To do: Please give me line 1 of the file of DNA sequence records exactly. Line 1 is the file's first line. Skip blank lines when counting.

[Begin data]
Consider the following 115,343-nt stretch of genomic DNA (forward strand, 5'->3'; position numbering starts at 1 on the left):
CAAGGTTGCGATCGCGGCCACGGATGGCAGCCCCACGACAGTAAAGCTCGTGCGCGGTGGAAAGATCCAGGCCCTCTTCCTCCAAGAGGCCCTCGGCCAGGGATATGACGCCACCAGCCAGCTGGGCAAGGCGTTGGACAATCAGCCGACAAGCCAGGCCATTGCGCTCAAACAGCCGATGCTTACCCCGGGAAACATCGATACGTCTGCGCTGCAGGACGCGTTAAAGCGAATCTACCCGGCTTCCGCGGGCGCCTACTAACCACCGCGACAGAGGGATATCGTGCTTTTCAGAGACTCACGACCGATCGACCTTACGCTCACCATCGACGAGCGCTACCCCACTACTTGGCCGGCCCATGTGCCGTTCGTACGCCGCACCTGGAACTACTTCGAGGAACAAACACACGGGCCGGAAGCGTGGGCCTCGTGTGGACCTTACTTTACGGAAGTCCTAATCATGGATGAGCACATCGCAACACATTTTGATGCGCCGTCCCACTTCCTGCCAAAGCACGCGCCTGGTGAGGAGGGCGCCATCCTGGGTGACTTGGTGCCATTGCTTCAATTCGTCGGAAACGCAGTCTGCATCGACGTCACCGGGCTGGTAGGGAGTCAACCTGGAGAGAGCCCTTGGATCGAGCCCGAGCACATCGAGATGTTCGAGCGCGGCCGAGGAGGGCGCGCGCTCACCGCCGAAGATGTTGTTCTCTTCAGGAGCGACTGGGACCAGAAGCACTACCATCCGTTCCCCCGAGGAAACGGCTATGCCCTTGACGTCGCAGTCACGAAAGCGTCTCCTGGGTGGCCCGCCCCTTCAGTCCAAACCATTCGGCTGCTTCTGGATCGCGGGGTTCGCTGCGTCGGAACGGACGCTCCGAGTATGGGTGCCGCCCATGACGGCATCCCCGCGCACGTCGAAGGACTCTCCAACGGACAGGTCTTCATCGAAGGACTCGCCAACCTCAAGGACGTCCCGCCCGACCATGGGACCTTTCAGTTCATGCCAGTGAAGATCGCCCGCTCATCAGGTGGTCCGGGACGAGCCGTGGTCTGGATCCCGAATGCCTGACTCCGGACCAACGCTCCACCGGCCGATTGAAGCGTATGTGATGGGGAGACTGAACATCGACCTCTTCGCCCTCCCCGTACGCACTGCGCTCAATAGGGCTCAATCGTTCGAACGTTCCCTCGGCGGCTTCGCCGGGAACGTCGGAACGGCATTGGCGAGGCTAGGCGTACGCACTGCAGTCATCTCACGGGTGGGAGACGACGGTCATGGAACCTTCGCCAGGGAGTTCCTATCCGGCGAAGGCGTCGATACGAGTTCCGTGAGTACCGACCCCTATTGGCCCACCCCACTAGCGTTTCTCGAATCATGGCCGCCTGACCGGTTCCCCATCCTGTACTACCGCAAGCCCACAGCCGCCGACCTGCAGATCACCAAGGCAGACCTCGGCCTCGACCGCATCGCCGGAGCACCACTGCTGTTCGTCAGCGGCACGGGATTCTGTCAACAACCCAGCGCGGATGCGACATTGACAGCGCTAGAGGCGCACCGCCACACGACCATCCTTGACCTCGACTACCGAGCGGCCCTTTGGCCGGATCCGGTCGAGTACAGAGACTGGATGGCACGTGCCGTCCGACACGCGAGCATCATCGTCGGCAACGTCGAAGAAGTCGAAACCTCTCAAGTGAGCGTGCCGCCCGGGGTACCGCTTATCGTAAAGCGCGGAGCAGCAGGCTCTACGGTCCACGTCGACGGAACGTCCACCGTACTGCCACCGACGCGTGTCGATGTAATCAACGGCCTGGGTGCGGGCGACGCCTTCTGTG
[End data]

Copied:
Consider the following 115,343-nt stretch of genomic DNA (forward strand, 5'->3'; position numbering starts at 1 on the left):